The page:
Opinion writer

* Dana Bash, Shimon Prokupecz and Gloria Borger report that the story of James Comey’s pursuit of Hillary Clinton just gets weirder and more maddening:

Then-FBI Director James Comey knew that a critical piece of information relating to the investigation into Hillary Clinton’s email was fake — created by Russian intelligence — but he feared that if it became public it would undermine the probe and the Justice Department itself, according to multiple officials with knowledge of the process.

As a result, Comey acted unilaterally last summer to publicly declare the investigation over — without consulting then-Attorney General Loretta Lynch — while at the same time stating that Clinton had been “extremely careless” in her handling of classified information. His press conference caused a firestorm of controversy and drew criticism from both Democrats and Republicans.

Comey’s actions based on what he knew was Russian disinformation offer a stark example of the way Russian interference impacted the decisions of the highest-level US officials during the 2016 campaign.

Let’s never forget that this whole thing was because Clinton committed the republic-threatening, world-shattering, conscience-shocking sin of using the wrong email address.

* Damian Paletta examines the contradictory messages coming out of the administration:

As President Trump traveled on a whirlwind trip overseas this week, top officials in Washington unveiled a series of a contradictory messages on some of his highest priorities.

On Thursday morning, White House budget chief Mick Mulvaney told a Senate panel that the massive tax cut plan they hoped to move through Congress this year would be fully offset by eliminating scores of tax breaks.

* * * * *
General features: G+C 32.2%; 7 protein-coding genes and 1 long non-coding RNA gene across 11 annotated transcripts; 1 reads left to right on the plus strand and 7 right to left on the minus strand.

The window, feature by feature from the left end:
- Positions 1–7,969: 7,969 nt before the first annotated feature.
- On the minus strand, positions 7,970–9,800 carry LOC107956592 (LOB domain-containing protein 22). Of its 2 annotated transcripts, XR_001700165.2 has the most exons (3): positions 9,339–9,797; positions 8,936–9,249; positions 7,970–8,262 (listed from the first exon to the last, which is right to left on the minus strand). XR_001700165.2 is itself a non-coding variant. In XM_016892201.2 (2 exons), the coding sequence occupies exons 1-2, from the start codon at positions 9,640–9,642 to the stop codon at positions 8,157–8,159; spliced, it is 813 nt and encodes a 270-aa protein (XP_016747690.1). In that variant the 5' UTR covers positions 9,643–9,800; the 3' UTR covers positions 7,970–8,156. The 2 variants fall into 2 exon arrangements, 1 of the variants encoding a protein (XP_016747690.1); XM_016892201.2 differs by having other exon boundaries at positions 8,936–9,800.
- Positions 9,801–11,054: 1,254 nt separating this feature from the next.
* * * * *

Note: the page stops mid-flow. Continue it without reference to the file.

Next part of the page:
“We’re going to lower rates, we’re going to simplify it but we’re going to get rid of this whole host of deductions and some of which are massive and said, look, the most defensible conservative with a small ‘c’ way to look at this is to say it’s own policies, those will be deficit neutral,” Mulvaney said.

A few minutes later, Treasury Secretary Steven Mnuchin told another Senate panel something very different. He said the massive cut in tax rates would be offset in large part because the economy would grow a tremendous amount.

“It would be paid for with economic growth and base broadening,” Mnuchin said.

I believe I can explain this: they have no idea what they’re doing or why.

* A poll commissioned by the Democratic group Priorities USA shows that health care is a more potent issue for Democrats than the Russia scandal.

* Mike DeBonis examines how Republicans are denying that their health care bill weakens protections for people with pre-existing conditions.

* Ari Berman reports that the Democratic Party has created a commission that will work to counter the Trump administration’s assault on voting rights.

* Robert Schlesinger writes that there are some conservatives who understand that Donald Trump is poisoning their party.

* Harold Pollack aptly points out that in Washington, the one thing it’s permissible to blatantly lie about is policy.

* Rebecca Traister profiles Hillary Clinton in her life after politics.

* Micah Sifry describes the unfortunate “activist Hunger Games” that is holding back the left in its quest to resist the Trump presidency.

* Andy Slavitt points out that while you weren’t looking, Donald Trump imposed a big tax increase on everyone.

* At The Week, I argued that the Montana result shows that all politics is national.

* Brian Beutler argues that it isn’t “American politics” that has a problem with condoning hatred and violence, in the euphemism preferred by pundits. It’s the GOP.

* And Jeff Stein argues that Ben Jacobs should reject Greg Gianforte’s incredibly lame apology until he offers a real one.